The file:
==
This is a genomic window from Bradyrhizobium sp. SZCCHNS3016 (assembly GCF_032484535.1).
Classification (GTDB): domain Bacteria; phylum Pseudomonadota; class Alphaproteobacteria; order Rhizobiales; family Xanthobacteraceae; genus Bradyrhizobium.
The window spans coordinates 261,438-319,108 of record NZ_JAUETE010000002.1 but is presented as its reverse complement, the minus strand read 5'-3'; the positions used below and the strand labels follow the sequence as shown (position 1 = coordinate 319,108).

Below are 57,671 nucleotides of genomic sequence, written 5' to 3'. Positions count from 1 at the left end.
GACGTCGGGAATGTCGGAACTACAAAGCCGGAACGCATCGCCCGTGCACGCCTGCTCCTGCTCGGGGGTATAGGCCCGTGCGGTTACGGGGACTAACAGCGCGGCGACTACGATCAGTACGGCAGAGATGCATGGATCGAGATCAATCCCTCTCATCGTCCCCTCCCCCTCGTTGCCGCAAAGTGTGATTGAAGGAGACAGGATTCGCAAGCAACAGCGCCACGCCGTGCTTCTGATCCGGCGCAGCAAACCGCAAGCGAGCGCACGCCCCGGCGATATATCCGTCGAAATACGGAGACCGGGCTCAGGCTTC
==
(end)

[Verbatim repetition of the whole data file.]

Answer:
This is a genomic window from Bradyrhizobium sp. SZCCHNS3016 (assembly GCF_032484535.1).
Classification (GTDB): domain Bacteria; phylum Pseudomonadota; class Alphaproteobacteria; order Rhizobiales; family Xanthobacteraceae; genus Bradyrhizobium.
The window spans coordinates 261,438-319,108 of record NZ_JAUETE010000002.1 but is presented as its reverse complement, the minus strand read 5'-3'; the positions used below and the strand labels follow the sequence as shown (position 1 = coordinate 319,108).

Below are 57,671 nucleotides of genomic sequence, written 5' to 3'. Positions count from 1 at the left end.
GACGTCGGGAATGTCGGAACTACAAAGCCGGAACGCATCGCCCGTGCACGCCTGCTCCTGCTCGGGGGTATAGGCCCGTGCGGTTACGGGGACTAACAGCGCGGCGACTACGATCAGTACGGCAGAGATGCATGGATCGAGATCAATCCCTCTCATCGTCCCCTCCCCCTCGTTGCCGCAAAGTGTGATTGAAGGAGACAGGATTCGCAAGCAACAGCGCCACGCCGTGCTTCTGATCCGGCGCAGCAAACCGCAAGCGAGCGCACGCCCCGGCGATATATCCGTCGAAATACGGAGACCGGGCTCAGGCTTC